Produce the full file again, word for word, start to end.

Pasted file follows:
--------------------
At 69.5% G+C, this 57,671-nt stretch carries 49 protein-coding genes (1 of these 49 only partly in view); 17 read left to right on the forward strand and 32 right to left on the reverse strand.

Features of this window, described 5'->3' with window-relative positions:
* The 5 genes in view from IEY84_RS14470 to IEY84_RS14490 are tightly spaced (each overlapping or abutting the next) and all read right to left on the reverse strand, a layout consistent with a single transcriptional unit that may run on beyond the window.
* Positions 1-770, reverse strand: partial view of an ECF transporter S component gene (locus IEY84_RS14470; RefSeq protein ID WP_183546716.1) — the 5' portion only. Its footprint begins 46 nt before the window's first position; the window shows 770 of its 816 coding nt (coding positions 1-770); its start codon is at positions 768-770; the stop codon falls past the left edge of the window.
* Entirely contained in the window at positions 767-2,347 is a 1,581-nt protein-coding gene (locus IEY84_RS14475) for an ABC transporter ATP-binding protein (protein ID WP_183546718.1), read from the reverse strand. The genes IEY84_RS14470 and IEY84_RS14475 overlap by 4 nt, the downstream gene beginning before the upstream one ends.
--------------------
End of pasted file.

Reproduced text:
At 69.5% G+C, this 57,671-nt stretch carries 49 protein-coding genes (1 of these 49 only partly in view); 17 read left to right on the forward strand and 32 right to left on the reverse strand.

Features of this window, described 5'->3' with window-relative positions:
* The 5 genes in view from IEY84_RS14470 to IEY84_RS14490 are tightly spaced (each overlapping or abutting the next) and all read right to left on the reverse strand, a layout consistent with a single transcriptional unit that may run on beyond the window.
* Positions 1-770, reverse strand: partial view of an ECF transporter S component gene (locus IEY84_RS14470; RefSeq protein ID WP_183546716.1) — the 5' portion only. Its footprint begins 46 nt before the window's first position; the window shows 770 of its 816 coding nt (coding positions 1-770); its start codon is at positions 768-770; the stop codon falls past the left edge of the window.
* Entirely contained in the window at positions 767-2,347 is a 1,581-nt protein-coding gene (locus IEY84_RS14475) for an ABC transporter ATP-binding protein (protein ID WP_183546718.1), read from the reverse strand. The genes IEY84_RS14470 and IEY84_RS14475 overlap by 4 nt, the downstream gene beginning before the upstream one ends.